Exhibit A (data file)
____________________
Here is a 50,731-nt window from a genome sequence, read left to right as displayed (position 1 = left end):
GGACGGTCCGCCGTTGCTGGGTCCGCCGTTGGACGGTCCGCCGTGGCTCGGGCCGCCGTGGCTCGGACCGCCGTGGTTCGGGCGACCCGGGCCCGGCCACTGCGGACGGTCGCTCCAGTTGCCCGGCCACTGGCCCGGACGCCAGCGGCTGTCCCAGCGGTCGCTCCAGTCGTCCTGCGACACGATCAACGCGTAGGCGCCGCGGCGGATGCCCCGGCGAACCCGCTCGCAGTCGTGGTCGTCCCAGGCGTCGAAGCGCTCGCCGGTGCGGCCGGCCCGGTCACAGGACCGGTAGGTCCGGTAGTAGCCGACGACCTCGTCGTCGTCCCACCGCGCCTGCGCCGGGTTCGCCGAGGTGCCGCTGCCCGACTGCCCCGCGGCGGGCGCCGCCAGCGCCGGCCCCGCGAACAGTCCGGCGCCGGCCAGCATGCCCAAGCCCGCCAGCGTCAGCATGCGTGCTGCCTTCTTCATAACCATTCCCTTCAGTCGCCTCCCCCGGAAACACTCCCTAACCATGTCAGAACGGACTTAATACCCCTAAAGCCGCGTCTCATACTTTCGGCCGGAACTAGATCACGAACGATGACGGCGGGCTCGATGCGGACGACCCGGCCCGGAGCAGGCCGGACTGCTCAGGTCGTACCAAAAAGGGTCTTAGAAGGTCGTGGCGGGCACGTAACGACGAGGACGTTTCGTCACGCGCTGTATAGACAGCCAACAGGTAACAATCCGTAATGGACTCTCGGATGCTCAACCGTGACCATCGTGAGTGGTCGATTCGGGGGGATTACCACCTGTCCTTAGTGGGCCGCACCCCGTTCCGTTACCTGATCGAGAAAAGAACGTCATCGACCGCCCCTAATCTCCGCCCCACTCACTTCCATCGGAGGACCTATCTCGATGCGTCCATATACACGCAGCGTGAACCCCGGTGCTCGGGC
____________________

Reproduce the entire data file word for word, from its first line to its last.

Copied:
Here is a 50,731-nt window from a genome sequence, read left to right as displayed (position 1 = left end):
GGACGGTCCGCCGTTGCTGGGTCCGCCGTTGGACGGTCCGCCGTGGCTCGGGCCGCCGTGGCTCGGACCGCCGTGGTTCGGGCGACCCGGGCCCGGCCACTGCGGACGGTCGCTCCAGTTGCCCGGCCACTGGCCCGGACGCCAGCGGCTGTCCCAGCGGTCGCTCCAGTCGTCCTGCGACACGATCAACGCGTAGGCGCCGCGGCGGATGCCCCGGCGAACCCGCTCGCAGTCGTGGTCGTCCCAGGCGTCGAAGCGCTCGCCGGTGCGGCCGGCCCGGTCACAGGACCGGTAGGTCCGGTAGTAGCCGACGACCTCGTCGTCGTCCCACCGCGCCTGCGCCGGGTTCGCCGAGGTGCCGCTGCCCGACTGCCCCGCGGCGGGCGCCGCCAGCGCCGGCCCCGCGAACAGTCCGGCGCCGGCCAGCATGCCCAAGCCCGCCAGCGTCAGCATGCGTGCTGCCTTCTTCATAACCATTCCCTTCAGTCGCCTCCCCCGGAAACACTCCCTAACCATGTCAGAACGGACTTAATACCCCTAAAGCCGCGTCTCATACTTTCGGCCGGAACTAGATCACGAACGATGACGGCGGGCTCGATGCGGACGACCCGGCCCGGAGCAGGCCGGACTGCTCAGGTCGTACCAAAAAGGGTCTTAGAAGGTCGTGGCGGGCACGTAACGACGAGGACGTTTCGTCACGCGCTGTATAGACAGCCAACAGGTAACAATCCGTAATGGACTCTCGGATGCTCAACCGTGACCATCGTGAGTGGTCGATTCGGGGGGATTACCACCTGTCCTTAGTGGGCCGCACCCCGTTCCGTTACCTGATCGAGAAAAGAACGTCATCGACCGCCCCTAATCTCCGCCCCACTCACTTCCATCGGAGGACCTATCTCGATGCGTCCATATACACGCAGCGTGAACCCCGGTGCTCGGGC